Ah, the mids. Or the mint as I like to call it. This is where you’ll make your money. Sure, there’s always the odd forward or back rookie who’ll step up and make a decent amount of coin or, better still, become a keeper. But it’s the midfield where the true treasure lies and there’s gold to be found if you’re willing to do the prospecting in, like, the, um, Prospectus.
We’ll start this trip at the top end of town where you’ll find number one pick David Swallow priced at $160k. With lower-end picks coming in at just under $100,000, that’s a fair premium to pay for the Gold Coast young gun. What that extra dough buys you is job security. Voted the fourth-best player in the VFL last year, Swallow is clearly a star in the making and will get plenty of opportunities in the Suns’ midfield this season. Some will argue that teammates like Maverick Weller or Marc Lock are better value picks at $97,600, given that they’re part of the debut club’s leadership group, but I’m not convinced that’ll guarantee that they play every round this year. It’s a big leadership group and I don’t think the Suns’ selection panel will feel they’re hands are tied when it comes to those two, should they go through a form slump that warrants some time in the seconds. On the other hand, $160,000 is too much money sitting on the pine, so the question as to whether you Swallow or not really comes down to structure. If we’re talking about a place on your ground, then Swallow is the ticket. Bench fodder? Then lock in Lock or make Mav your man – in my opinion, Weller is the better of the two.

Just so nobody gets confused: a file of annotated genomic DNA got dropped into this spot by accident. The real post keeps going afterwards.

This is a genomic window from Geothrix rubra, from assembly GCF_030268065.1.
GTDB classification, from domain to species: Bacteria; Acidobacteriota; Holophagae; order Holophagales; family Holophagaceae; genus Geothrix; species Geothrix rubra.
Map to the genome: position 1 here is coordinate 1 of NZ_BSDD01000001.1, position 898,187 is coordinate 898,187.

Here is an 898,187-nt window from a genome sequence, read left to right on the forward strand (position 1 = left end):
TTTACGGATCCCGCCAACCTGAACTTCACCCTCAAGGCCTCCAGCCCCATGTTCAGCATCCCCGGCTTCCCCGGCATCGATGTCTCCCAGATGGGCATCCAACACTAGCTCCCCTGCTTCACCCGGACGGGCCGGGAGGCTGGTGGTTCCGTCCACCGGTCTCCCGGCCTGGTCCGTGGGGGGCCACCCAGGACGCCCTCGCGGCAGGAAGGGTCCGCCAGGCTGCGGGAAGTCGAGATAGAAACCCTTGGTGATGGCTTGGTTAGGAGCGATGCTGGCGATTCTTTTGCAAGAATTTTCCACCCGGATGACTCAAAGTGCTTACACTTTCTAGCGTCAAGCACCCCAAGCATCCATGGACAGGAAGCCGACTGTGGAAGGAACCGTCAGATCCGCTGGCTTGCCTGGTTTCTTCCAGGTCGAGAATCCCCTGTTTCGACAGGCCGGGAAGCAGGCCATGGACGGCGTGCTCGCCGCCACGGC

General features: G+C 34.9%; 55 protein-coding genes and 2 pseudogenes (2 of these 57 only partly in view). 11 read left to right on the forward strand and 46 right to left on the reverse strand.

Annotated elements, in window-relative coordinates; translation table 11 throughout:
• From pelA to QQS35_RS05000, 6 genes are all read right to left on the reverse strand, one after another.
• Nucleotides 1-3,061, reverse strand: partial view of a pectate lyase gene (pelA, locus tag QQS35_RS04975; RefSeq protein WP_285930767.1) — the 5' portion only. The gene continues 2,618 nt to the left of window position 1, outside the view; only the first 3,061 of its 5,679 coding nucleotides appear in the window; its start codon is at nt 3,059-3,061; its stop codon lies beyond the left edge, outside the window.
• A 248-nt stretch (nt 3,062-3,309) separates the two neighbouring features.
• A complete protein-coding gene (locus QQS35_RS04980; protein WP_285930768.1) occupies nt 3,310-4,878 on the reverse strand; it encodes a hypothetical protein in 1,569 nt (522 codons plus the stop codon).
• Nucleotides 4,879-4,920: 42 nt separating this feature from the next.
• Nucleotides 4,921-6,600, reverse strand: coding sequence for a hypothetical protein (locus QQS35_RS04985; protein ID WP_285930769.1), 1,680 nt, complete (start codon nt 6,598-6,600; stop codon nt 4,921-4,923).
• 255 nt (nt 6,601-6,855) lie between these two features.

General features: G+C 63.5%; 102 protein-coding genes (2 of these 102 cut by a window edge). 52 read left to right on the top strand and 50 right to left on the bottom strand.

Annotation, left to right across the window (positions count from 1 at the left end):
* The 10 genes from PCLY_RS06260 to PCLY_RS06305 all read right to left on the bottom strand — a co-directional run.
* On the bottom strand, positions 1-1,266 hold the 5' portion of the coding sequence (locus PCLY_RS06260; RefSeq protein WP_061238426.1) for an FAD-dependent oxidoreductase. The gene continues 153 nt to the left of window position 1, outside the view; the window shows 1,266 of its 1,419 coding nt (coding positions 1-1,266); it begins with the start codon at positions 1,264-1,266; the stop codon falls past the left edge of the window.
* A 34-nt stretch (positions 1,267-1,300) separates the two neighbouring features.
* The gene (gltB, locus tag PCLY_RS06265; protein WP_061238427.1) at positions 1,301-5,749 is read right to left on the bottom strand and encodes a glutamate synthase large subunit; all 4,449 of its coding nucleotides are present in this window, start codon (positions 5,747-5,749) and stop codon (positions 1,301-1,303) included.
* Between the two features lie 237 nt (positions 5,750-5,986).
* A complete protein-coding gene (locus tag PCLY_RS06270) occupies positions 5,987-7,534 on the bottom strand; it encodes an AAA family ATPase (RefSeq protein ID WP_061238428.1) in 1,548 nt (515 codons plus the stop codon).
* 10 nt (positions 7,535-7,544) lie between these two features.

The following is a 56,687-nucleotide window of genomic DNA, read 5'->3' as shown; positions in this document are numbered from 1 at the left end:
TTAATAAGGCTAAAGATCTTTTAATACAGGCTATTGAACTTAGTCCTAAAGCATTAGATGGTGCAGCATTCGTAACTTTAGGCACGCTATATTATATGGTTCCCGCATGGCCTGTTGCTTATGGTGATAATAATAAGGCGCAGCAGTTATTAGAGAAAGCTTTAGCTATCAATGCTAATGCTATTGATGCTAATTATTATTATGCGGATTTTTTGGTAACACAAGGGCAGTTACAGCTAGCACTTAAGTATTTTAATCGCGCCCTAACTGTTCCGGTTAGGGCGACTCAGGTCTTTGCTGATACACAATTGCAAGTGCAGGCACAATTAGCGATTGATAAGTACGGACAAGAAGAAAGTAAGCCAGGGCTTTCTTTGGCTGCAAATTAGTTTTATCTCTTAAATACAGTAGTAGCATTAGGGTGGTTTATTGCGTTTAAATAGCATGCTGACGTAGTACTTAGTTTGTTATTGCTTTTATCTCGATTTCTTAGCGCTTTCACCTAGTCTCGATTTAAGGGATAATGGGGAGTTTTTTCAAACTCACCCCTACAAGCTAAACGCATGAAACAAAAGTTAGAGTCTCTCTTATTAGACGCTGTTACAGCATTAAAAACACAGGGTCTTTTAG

While not a rookie, former North Melbourne midfielder Daniel Harris will be the most picked Sun in this price range, of course. Priced at $114-thousand-something, he’s a little more expensive than your bargain-basement rookie, but averaged 107 DT points for Gold Coast in the VFL last year, compared to 82 for Swallow, 51 for Weller and 61 for Lock. The step up to AFL level and the addition of established players like Gary Ablett will have a big impact on Harris and co’s scores, but there’s no reason to suggest that Harris won’t be a valuable cash cow this season. Your other midfield options at the Gold Coast include mature-ager Sam Iles, Trent McKenzie, Harley Bennell and Josh Caddy, but I’d take Harris, Swallow or Weller ahead of any of them and you don’t want to go GC crazy given we won’t see their first team sheet until round two.